UC Observer logo
UCObserver on SoundCloud UCObserver on YouTube UCObserver on Facebook UCObserver on Twitter UCObserver's RSS Feeds

'Mother' nature’s message

Getting swept in the winds of change

By Carolyn Pogue

After my mother’s funeral, a sudden wind swirled down into the church yard. It lifted skirt hems and fluttered the napkins on the long, lunch-laden table. It raised the edges of the photo collage that we’d created to show mom’s life. It sucked the painting from my hands, spun it slowly round and round, then up over the red roof of the small country church. And it was gone.

I know that when we are grieving, we are more open to receive messages from the spirit and the natural world. Mother Nature spoke powerfully that day. Don’t hold on, Carolyn. No need to hold on.

For some months, we’d known that our mother was dying. I had hoped it wouldn’t be too drawn out; cancer was everywhere in her body. We siblings had each taken turns giving care and visiting although only one sister lived in the same province as mom did. My husband, Bill, and I planned to visit the U.S. and then Ontario, before driving to see her in Saskatchewan.

We were staying with our friends Hannah and Bob Anderson in Massachusetts. He is a minister, she is a priest; both are artists. Their home atmosphere is calm; beauty is important to them. While there, Hannah gave me free reign with her water colours.

Wesley United Church in Vandorf, Ont. Photo by James Pogue
Wesley United Church in Vandorf, Ont. Photo by James Pogue

In addition to other outings, I’d taken mom to enough medical appointments to have a clear picture of where she was at the moment that I picked up Hannah’s paint brush. I took my time. In my mind’s eye, I saw her connected to an IV. I painted her in a hospital bed with hospital green sheets, more or less realistically. Then the paint that caught my attention was sunshine yellow. She loved the sun, the heat, the beach and the lakeside. I filled the paper to the edge with warmth. As she was an avid and very successful gardener, I next painted bright flowers and greenery. Flowers were under her bed and all around her. Vines climbed the IV pole and the bed's headboard. I felt joyous as I painted. Joyous and calm, both.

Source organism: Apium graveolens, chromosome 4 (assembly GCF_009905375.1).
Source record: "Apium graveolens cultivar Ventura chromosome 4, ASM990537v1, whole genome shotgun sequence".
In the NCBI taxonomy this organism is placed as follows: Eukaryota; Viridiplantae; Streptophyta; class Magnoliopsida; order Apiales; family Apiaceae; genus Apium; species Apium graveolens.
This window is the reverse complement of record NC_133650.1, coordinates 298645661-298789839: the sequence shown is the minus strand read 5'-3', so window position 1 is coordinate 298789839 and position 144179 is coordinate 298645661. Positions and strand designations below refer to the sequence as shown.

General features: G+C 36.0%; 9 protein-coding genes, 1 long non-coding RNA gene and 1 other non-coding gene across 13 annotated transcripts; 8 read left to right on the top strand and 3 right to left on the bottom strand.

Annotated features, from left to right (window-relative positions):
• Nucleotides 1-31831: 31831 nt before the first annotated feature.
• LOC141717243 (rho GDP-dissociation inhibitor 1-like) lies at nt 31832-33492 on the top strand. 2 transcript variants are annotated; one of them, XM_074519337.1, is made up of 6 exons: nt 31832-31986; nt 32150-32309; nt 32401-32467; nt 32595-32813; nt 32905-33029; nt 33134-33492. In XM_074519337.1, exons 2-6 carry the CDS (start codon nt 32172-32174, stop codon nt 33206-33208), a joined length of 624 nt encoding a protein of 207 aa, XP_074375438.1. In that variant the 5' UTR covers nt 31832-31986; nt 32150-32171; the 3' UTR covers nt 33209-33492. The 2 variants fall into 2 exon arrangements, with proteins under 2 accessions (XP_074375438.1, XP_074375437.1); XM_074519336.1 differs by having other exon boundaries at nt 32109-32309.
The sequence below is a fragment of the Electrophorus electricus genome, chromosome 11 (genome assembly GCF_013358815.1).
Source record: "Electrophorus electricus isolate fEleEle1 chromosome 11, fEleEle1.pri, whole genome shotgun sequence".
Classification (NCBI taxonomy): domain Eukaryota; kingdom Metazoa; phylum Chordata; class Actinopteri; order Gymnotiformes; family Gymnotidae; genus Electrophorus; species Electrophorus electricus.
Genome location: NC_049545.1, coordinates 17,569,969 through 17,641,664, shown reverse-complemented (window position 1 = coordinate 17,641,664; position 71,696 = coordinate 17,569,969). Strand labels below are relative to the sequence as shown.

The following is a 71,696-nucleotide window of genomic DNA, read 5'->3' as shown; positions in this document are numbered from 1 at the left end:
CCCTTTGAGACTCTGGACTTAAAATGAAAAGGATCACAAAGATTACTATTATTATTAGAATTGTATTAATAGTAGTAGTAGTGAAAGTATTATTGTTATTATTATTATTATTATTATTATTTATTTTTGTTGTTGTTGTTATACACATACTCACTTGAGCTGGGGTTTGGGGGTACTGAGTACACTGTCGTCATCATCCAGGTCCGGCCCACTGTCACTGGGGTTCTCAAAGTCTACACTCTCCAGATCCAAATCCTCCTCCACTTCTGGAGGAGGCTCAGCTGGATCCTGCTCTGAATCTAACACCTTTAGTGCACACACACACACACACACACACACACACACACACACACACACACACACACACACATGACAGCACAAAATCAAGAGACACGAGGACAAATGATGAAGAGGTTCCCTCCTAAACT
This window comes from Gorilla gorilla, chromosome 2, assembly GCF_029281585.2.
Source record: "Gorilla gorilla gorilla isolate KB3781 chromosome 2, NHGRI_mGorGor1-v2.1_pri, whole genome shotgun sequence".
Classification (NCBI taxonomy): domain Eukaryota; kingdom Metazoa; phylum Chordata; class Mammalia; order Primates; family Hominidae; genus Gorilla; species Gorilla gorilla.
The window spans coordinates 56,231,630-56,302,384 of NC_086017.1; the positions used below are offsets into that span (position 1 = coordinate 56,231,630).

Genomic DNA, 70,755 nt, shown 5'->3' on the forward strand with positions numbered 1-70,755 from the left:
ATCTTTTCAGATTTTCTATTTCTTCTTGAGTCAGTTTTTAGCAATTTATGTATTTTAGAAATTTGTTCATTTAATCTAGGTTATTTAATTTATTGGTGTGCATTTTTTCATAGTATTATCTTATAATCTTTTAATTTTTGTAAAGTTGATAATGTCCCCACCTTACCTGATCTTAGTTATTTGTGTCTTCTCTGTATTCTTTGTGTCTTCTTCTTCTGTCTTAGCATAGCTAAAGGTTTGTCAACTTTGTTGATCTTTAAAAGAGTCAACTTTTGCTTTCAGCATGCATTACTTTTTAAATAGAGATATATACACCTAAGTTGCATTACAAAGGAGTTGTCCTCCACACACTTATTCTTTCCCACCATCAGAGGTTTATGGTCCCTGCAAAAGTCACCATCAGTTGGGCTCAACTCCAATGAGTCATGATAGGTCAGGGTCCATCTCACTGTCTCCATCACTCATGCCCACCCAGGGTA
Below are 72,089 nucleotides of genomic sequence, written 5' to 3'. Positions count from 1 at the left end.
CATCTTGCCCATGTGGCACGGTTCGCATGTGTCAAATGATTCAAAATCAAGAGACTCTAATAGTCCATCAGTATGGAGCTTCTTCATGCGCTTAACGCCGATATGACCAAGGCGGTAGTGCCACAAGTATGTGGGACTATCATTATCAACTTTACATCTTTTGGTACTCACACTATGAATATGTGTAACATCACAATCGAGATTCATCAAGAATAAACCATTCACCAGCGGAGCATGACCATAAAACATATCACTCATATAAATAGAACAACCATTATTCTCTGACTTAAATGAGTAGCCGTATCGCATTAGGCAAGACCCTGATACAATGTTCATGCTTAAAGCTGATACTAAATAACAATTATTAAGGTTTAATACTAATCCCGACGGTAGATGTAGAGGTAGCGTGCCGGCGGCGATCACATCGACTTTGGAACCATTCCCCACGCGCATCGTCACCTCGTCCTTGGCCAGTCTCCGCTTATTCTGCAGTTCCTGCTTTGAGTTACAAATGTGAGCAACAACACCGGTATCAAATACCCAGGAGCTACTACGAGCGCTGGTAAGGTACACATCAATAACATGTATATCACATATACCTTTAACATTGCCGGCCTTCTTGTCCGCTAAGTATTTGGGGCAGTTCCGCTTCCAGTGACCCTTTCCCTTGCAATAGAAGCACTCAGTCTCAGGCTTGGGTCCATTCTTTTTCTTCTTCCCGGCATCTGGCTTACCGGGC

One week later, our mother died. The funeral was held at Vandorf, Ont.'s Wesley United Church, which was built in 1881 and which I attended as a child. As was the case in the years of my growing up, the church women offered spiritual support and practical care. This extended to setting up tables outside on the lawn so that we could all enjoy the beautiful August day after the funeral service. Bill suggested that I add the painting to the display table as a final tribute. But Mother Nature had another idea. I don’t think anyone but me saw it fly away.

Since then, when I sing Gordon Light’s hymn, She Flies On, I see the painting flying gently through the air, above the people, the bushes and gardens, above the towering trees and finally over that red roof. I recall that strong message from Mother Nature. And believe I hear my other mother’s laugh.

Author's photo
Carolyn Pogue is a longtime Observer contributor. New posts of The Pogue Blog will appear on the first and third Thursday of the month. For more information on Carolyn Pogue, visit www.carolynpogue.ca..
Readers’ advisory: The discussion below is moderated by The UC Observer and facilitated by Intense Debate (ID), an online commentary system. The Observer reserves the right to edit or reject any comment it deems to be inappropriate. Approved comments may be further edited for length, clarity and accuracy, and published in the print edition of the magazine. Please note: readers do not need to sign up with ID to post their comments on ucobserver.org. We require only your user name and e-mail address. Your comments will be posted from Monday to Friday between 9:30 a.m. and 5:30 p.m. Join the discussion today!
Promotional Image


David Wilson%


by David Wilson

If statues could talk

Promotional Image


ObserverDocs: Stolen Mother

by Observer Staff

The daughter and adoptive mother of one of the Missing and Murdered Indigenous Women share their story

Promotional Image


July 2017

From far and wide

by Various Writers

Meet 11 immigrants who are putting down new roots


June 2017

A suitcase for Cuba

by Christopher Levan

You’ll find more than giveaway toiletries and hand-me-downs in the writer's luggage. Each carefully chosen gift offers a glimpse into the lives of Cubans today.


June 2017


by Kristy Woudstra

Up to half a million people are living in Canada without official status. The ‘sanctuary city’ movement is growing, but the fear of deportation persists.


June 2017

Resisting genocide

by Sally Armstrong

In August 2014, ISIS attacked Iraq’s Yazidis, slaughtering thousands and forcing women and girls into sexual slavery. Today, the survivors are fighting for their ancient way of life.


April 2017

Dear Grandkids

by Various Writers

Six acclaimed Canadian authors write letters from the heart


March 2017

Called to resist

by Paul Wilson

Liberal Christians in the United States test their faith against a demagogue

Promotional Image